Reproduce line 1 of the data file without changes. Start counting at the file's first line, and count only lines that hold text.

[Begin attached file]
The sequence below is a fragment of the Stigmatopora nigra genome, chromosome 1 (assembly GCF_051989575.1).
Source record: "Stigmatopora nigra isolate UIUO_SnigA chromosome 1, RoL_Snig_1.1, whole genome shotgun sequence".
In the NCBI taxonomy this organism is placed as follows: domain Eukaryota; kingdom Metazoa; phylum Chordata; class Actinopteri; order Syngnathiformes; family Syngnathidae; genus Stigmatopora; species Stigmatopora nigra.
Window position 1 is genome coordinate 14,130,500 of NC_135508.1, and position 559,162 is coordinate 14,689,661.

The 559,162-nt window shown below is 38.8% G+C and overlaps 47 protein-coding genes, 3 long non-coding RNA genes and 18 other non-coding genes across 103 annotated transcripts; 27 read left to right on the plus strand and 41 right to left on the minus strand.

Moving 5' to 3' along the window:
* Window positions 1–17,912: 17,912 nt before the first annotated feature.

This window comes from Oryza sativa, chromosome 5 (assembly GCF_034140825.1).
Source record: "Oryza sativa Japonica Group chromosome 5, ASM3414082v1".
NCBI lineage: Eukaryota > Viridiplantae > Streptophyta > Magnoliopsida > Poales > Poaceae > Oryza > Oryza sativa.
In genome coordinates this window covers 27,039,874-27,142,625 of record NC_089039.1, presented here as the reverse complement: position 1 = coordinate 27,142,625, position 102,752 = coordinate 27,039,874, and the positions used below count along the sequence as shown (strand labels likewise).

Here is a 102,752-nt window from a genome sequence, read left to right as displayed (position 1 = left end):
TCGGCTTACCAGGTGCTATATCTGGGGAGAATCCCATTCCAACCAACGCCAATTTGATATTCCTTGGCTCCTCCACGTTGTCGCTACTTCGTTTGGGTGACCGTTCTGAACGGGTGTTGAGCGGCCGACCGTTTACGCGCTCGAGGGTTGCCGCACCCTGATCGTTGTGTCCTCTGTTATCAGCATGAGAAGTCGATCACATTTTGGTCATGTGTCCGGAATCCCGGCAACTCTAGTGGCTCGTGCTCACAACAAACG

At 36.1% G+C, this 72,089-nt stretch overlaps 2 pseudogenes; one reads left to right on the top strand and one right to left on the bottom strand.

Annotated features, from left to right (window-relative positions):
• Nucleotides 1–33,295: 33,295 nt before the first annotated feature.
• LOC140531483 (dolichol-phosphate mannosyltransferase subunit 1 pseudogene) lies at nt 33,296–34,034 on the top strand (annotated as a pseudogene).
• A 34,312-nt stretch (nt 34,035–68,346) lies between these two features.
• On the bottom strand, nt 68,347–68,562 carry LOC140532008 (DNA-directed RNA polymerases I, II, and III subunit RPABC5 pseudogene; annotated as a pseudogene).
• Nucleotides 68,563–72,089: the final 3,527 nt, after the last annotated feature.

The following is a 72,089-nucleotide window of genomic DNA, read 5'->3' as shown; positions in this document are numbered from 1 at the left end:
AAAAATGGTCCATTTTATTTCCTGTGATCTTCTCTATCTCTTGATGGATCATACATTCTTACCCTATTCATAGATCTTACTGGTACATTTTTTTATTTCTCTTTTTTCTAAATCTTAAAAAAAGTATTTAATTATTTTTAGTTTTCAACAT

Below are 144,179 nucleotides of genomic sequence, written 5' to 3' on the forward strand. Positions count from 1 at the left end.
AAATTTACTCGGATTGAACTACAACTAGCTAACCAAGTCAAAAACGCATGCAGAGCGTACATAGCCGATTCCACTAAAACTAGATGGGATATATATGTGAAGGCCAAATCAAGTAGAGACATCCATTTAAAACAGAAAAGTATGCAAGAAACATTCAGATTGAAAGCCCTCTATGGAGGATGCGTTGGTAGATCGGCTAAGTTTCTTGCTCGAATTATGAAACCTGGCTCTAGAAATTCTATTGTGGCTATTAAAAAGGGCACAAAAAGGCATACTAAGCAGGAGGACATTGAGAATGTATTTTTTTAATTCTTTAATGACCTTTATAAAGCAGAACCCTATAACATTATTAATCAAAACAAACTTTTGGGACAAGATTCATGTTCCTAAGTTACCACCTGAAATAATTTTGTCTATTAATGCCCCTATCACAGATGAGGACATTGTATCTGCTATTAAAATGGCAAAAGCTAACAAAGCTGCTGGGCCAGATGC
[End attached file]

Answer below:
The sequence below is a fragment of the Stigmatopora nigra genome, chromosome 1 (assembly GCF_051989575.1).